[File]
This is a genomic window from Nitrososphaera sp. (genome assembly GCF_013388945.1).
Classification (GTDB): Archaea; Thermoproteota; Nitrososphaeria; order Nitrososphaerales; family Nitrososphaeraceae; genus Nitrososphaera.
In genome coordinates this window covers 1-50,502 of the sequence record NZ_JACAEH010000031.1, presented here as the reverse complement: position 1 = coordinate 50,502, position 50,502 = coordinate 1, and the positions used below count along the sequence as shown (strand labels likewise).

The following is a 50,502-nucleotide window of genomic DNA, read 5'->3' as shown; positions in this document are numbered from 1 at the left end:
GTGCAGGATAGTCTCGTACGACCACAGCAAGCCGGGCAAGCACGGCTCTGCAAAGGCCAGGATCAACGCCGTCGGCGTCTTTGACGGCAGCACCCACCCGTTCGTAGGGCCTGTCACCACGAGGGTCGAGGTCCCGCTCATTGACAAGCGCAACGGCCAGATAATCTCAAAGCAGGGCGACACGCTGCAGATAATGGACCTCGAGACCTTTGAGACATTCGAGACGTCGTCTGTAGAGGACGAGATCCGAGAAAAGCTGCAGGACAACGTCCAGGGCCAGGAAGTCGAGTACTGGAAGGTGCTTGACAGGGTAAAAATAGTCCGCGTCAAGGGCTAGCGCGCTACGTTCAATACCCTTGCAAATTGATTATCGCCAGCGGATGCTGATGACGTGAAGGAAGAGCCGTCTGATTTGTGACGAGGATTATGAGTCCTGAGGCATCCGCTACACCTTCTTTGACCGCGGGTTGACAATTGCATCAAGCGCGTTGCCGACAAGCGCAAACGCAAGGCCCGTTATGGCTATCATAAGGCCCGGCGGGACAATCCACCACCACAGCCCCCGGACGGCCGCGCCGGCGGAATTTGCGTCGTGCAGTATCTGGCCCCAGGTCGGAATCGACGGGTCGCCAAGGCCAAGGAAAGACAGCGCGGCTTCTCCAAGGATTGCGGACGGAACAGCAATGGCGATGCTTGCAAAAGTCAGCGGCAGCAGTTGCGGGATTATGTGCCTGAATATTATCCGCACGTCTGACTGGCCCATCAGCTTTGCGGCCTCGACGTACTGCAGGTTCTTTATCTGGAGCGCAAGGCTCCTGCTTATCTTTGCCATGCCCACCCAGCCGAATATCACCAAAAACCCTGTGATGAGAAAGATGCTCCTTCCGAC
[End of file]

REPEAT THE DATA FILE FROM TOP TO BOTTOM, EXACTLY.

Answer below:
This is a genomic window from Nitrososphaera sp. (genome assembly GCF_013388945.1).
Classification (GTDB): Archaea; Thermoproteota; Nitrososphaeria; order Nitrososphaerales; family Nitrososphaeraceae; genus Nitrososphaera.
In genome coordinates this window covers 1-50,502 of the sequence record NZ_JACAEH010000031.1, presented here as the reverse complement: position 1 = coordinate 50,502, position 50,502 = coordinate 1, and the positions used below count along the sequence as shown (strand labels likewise).

The following is a 50,502-nucleotide window of genomic DNA, read 5'->3' as shown; positions in this document are numbered from 1 at the left end:
GTGCAGGATAGTCTCGTACGACCACAGCAAGCCGGGCAAGCACGGCTCTGCAAAGGCCAGGATCAACGCCGTCGGCGTCTTTGACGGCAGCACCCACCCGTTCGTAGGGCCTGTCACCACGAGGGTCGAGGTCCCGCTCATTGACAAGCGCAACGGCCAGATAATCTCAAAGCAGGGCGACACGCTGCAGATAATGGACCTCGAGACCTTTGAGACATTCGAGACGTCGTCTGTAGAGGACGAGATCCGAGAAAAGCTGCAGGACAACGTCCAGGGCCAGGAAGTCGAGTACTGGAAGGTGCTTGACAGGGTAAAAATAGTCCGCGTCAAGGGCTAGCGCGCTACGTTCAATACCCTTGCAAATTGATTATCGCCAGCGGATGCTGATGACGTGAAGGAAGAGCCGTCTGATTTGTGACGAGGATTATGAGTCCTGAGGCATCCGCTACACCTTCTTTGACCGCGGGTTGACAATTGCATCAAGCGCGTTGCCGACAAGCGCAAACGCAAGGCCCGTTATGGCTATCATAAGGCCCGGCGGGACAATCCACCACCACAGCCCCCGGACGGCCGCGCCGGCGGAATTTGCGTCGTGCAGTATCTGGCCCCAGGTCGGAATCGACGGGTCGCCAAGGCCAAGGAAAGACAGCGCGGCTTCTCCAAGGATTGCGGACGGAACAGCAATGGCGATGCTTGCAAAAGTCAGCGGCAGCAGTTGCGGGATTATGTGCCTGAATATTATCCGCACGTCTGACTGGCCCATCAGCTTTGCGGCCTCGACGTACTGCAGGTTCTTTATCTGGAGCGCAAGGCTCCTGCTTATCTTTGCCATGCCCACCCAGCCGAATATCACCAAAAACCCTGTGATGAGAAAGATGCTCCTTCCGAC